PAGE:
Iraqi leader's paper attacks Aljazeera

A newspaper owned by the Iraqi prime minister's party has published a political cartoon attacking Aljazeera and accused it of defaming Shia religious leaders.

    Aljazeera aired a debate where an Iraqi criticised Shia leaders

    The channel's intricate Arabic calligraphy logo was rendered as a nest of intertwined vipers by cartoonist Ali al-Saadi in Al-Bayan newspaper, owned by Ibrahim al-Jaafari's Dawa party.

    The cartoon follows criticism by al-Jaafari and protests by thousands of Shia on Wednesday at Aljazeera's airing of a debate in which an Iraqi writer criticised Shia leaders. 

    "In response to the tongues of vipers, Iraqis shout with a single voice: 'You are our crown, Sayyed Ali Sistani'," said the
    paper's headline, referring to the most revered Shia cleric in
    Iraq, Ayatollah Ali al-Sistani.

    In a debate broadcast live on Aljazeera last week, Fadel al-Rubaye, said Shia religious leaders, particularly al-Sistani, had "favoured the entry of American troops in Iraq". Al-Rubaye, a Damascus-based historian, who is an Iraqi Shia, said that Shia leaders had urged Iraqis not to resist the occupation. Al-Rubaye also called on al-Sistani and his ilk to get out of politics and get back into their mosques.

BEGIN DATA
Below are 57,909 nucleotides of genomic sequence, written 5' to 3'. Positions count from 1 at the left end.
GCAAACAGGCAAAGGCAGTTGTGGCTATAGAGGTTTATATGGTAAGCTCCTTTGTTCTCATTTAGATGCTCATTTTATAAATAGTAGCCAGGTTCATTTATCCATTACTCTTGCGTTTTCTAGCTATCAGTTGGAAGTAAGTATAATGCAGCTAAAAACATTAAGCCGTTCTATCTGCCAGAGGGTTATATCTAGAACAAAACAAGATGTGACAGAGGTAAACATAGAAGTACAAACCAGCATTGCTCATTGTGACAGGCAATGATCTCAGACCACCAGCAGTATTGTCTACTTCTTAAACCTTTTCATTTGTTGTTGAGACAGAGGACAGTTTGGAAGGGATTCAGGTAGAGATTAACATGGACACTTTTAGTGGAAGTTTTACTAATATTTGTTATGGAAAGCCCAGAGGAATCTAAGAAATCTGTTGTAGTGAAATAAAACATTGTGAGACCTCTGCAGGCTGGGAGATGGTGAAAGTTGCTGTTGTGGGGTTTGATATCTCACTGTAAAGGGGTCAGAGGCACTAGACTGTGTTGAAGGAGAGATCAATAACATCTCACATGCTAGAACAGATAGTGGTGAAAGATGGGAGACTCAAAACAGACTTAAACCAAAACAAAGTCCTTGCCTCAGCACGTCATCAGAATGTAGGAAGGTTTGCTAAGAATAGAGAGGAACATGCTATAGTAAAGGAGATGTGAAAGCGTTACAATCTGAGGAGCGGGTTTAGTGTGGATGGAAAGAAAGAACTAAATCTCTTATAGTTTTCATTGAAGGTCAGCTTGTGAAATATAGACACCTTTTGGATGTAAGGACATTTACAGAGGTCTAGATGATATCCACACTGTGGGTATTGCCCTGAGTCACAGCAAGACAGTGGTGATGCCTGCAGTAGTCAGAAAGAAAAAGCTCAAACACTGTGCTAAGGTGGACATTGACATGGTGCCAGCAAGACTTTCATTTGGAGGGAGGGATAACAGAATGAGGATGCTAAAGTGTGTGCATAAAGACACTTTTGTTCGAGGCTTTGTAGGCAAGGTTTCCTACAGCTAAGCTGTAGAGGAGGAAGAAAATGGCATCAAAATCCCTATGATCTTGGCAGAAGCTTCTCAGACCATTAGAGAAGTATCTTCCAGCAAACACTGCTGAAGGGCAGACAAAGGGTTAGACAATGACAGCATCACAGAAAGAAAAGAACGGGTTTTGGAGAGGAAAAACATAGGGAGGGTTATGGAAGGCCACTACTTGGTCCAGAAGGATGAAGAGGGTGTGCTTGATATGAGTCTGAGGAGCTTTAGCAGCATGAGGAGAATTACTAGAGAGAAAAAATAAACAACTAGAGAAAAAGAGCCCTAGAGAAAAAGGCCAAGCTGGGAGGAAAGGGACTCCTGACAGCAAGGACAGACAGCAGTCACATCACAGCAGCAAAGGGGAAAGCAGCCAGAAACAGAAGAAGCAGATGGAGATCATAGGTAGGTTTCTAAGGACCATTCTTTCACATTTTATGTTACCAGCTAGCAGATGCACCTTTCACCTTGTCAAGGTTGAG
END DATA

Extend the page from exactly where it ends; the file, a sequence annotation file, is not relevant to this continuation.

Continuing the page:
Accused of wrongdoing

    On Saturday, al-Jaafari accused the channel of wronging the Iraqi people and called on it to mend its ways. 

    Thousands of Iraqi Shia protested
    against the channel on Wednesday

    On Wednesday, thousands of Iraqi Shia staged protests in several cities to demand an apology from the channel for airing al-Rubaye's views.

    Aljazeera has said that the views of its guests do not necessarily reflect its own. 

    The satellite channel is regularly accused by Iraqi authorities of being partial to those revolting against the government and its US backers.

    The Iraqi government has banned Aljazeera correspondents from the country.



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